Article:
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Cancer and Metastasis Reviews

, Volume 34, Issue 1, pp 145–155 | Cite as

Metastatic breast cancer: the potential of miRNA for diagnosis and treatment monitoring

  • Andrew McGuire
  • James A. L. Brown
  • Michael J. Kerin
Open Access
Clinical

Abstract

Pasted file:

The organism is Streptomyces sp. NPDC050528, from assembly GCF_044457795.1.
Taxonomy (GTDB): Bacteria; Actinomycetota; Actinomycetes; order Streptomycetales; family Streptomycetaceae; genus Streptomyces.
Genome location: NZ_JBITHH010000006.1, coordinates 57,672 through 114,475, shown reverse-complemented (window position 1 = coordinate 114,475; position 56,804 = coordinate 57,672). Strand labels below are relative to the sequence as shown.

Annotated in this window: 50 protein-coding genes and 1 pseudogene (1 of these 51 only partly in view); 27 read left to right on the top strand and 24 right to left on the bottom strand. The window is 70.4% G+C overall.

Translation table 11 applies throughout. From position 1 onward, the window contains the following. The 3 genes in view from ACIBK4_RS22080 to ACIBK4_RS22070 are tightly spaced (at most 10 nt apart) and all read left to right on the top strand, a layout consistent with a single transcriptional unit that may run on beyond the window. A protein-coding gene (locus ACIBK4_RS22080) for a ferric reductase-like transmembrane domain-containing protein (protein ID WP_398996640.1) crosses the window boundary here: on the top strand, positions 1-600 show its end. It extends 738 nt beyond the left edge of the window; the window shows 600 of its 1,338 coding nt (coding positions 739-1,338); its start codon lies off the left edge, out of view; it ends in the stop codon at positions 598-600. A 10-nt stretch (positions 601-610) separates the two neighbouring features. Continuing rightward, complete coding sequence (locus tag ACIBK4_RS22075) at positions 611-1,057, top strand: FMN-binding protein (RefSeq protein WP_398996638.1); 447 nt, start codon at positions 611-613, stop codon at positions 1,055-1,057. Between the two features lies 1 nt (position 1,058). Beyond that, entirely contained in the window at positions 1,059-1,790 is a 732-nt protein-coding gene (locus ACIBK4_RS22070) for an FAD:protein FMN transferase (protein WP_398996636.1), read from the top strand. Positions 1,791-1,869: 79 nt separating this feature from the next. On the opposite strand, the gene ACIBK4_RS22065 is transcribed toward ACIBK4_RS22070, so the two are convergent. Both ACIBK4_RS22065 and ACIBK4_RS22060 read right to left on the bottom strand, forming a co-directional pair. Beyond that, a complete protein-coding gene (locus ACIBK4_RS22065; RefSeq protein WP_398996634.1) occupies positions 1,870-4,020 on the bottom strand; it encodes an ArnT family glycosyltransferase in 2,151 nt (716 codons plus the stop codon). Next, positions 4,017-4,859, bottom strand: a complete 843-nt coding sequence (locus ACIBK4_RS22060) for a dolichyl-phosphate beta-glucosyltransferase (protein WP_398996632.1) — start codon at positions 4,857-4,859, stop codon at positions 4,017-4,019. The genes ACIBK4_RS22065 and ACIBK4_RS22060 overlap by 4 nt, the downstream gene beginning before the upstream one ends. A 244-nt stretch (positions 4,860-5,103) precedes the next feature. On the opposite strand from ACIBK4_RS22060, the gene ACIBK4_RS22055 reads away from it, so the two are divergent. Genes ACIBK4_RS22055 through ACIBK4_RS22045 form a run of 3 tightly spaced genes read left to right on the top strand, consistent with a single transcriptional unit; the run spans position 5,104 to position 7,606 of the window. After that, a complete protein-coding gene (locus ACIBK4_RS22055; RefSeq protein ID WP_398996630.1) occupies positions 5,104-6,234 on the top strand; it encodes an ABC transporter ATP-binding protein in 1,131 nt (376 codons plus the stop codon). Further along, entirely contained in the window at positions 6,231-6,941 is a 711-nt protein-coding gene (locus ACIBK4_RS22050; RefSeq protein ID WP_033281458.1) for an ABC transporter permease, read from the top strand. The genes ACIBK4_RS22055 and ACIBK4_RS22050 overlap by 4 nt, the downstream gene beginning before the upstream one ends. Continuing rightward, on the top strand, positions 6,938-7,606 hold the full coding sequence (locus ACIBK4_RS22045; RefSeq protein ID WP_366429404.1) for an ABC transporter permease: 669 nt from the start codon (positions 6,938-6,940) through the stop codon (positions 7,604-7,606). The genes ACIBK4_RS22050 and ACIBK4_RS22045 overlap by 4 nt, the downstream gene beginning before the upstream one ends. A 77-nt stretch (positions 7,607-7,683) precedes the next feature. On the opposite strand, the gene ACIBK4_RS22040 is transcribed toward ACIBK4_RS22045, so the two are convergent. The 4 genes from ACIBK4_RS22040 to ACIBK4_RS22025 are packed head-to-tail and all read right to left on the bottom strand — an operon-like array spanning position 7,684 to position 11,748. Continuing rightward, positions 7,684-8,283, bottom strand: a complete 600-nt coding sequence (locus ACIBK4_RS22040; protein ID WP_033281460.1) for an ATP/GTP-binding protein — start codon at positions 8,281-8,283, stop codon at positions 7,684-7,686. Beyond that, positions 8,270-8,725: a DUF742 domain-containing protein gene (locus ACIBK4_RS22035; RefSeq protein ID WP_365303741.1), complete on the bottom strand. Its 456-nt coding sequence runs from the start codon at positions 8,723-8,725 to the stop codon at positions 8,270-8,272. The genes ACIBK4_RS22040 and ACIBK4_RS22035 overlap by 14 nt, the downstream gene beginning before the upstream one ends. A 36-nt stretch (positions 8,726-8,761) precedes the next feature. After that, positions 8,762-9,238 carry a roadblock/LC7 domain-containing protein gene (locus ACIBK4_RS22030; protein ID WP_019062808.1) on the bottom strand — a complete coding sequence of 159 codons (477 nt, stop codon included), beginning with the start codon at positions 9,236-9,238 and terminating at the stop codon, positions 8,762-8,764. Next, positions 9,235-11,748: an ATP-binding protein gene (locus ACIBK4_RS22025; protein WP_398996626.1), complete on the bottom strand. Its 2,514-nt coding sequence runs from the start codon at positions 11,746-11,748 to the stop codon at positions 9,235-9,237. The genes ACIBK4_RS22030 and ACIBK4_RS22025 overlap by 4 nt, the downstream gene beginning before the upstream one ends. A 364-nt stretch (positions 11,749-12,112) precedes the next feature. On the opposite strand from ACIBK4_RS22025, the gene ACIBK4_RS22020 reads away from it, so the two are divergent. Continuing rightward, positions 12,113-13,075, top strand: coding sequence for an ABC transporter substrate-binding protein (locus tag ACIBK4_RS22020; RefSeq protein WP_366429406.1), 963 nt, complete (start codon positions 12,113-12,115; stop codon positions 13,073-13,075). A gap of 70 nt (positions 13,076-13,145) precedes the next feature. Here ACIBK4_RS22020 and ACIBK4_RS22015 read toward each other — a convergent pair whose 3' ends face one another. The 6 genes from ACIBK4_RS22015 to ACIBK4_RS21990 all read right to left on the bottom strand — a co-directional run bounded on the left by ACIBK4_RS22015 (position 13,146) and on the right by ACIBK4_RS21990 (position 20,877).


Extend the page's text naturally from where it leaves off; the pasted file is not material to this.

Breast cancer affects approximately 12 % women worldwide and results in 14 % of all cancer-related fatalities. Breast cancer is commonly categorized into one of four main subtypes (luminal A, luminal B, human epidermal growth factor receptor 2 (HER2) positive and basal), indicating molecular characteristics and informing treatment regimes. The most severe form of breast cancer is metastasis, when the tumour spreads from the breast tissue to other parts of the body. Significantly, the primary tumour subtype affects rates and sites of metastasis. Currently, up to 5 % of patients present with incurable metastasis, with an additional 10–15 % of patients going on to develop metastasis within 3 years of diagnosis. MicroRNAs (miRNAs) are short 21–25 long nucleotides that have been shown to significantly affect gene expression. Currently, >2000 miRNAs have been identified and significantly, specific miRNAs have been found associated with diseases states. Importantly, miRNAs are found circulating in the blood, presenting an opportunity to use these circulating disease-related miRNAs as biomarkers. Clearly, the identification of circulating miRNA specific to metastatic breast cancer presents a unique opportunity for early disease identification and for monitoring disease burden. Currently however, few groups have identified miRNA associated with metastatic breast cancer. Here, we review the literature surrounding the identification of metastatic miRNA in breast cancer patients, highlighting key areas where miRNA biomarker discovery could be beneficial, identifying key concepts, recognizing critical areas requiring further research and discussing potential problems.